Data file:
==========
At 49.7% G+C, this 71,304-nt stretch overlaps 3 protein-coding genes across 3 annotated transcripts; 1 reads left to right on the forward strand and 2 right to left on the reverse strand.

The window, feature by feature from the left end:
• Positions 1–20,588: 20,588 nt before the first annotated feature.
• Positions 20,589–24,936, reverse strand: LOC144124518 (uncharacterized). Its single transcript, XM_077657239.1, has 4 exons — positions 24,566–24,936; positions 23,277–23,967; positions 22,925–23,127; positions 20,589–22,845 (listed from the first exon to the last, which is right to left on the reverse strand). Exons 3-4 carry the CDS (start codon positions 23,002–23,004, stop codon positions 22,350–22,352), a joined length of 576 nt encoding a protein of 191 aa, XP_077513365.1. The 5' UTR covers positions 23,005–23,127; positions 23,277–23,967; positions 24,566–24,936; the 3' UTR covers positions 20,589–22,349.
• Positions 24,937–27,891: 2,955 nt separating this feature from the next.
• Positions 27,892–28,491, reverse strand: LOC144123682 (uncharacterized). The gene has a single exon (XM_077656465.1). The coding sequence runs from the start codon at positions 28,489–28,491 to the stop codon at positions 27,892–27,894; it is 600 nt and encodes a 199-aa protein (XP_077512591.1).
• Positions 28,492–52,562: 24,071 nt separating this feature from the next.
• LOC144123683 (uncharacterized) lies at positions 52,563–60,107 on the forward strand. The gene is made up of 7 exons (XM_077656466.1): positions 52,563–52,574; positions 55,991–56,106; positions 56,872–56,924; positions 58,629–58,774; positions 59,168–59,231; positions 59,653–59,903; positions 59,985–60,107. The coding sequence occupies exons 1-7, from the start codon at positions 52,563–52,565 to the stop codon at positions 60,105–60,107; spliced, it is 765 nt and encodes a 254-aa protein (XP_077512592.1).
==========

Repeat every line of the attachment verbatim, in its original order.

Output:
At 49.7% G+C, this 71,304-nt stretch overlaps 3 protein-coding genes across 3 annotated transcripts; 1 reads left to right on the forward strand and 2 right to left on the reverse strand.

The window, feature by feature from the left end:
• Positions 1–20,588: 20,588 nt before the first annotated feature.
• Positions 20,589–24,936, reverse strand: LOC144124518 (uncharacterized). Its single transcript, XM_077657239.1, has 4 exons — positions 24,566–24,936; positions 23,277–23,967; positions 22,925–23,127; positions 20,589–22,845 (listed from the first exon to the last, which is right to left on the reverse strand). Exons 3-4 carry the CDS (start codon positions 23,002–23,004, stop codon positions 22,350–22,352), a joined length of 576 nt encoding a protein of 191 aa, XP_077513365.1. The 5' UTR covers positions 23,005–23,127; positions 23,277–23,967; positions 24,566–24,936; the 3' UTR covers positions 20,589–22,349.
• Positions 24,937–27,891: 2,955 nt separating this feature from the next.
• Positions 27,892–28,491, reverse strand: LOC144123682 (uncharacterized). The gene has a single exon (XM_077656465.1). The coding sequence runs from the start codon at positions 28,489–28,491 to the stop codon at positions 27,892–27,894; it is 600 nt and encodes a 199-aa protein (XP_077512591.1).
• Positions 28,492–52,562: 24,071 nt separating this feature from the next.
• LOC144123683 (uncharacterized) lies at positions 52,563–60,107 on the forward strand. The gene is made up of 7 exons (XM_077656466.1): positions 52,563–52,574; positions 55,991–56,106; positions 56,872–56,924; positions 58,629–58,774; positions 59,168–59,231; positions 59,653–59,903; positions 59,985–60,107. The coding sequence occupies exons 1-7, from the start codon at positions 52,563–52,565 to the stop codon at positions 60,105–60,107; spliced, it is 765 nt and encodes a 254-aa protein (XP_077512592.1).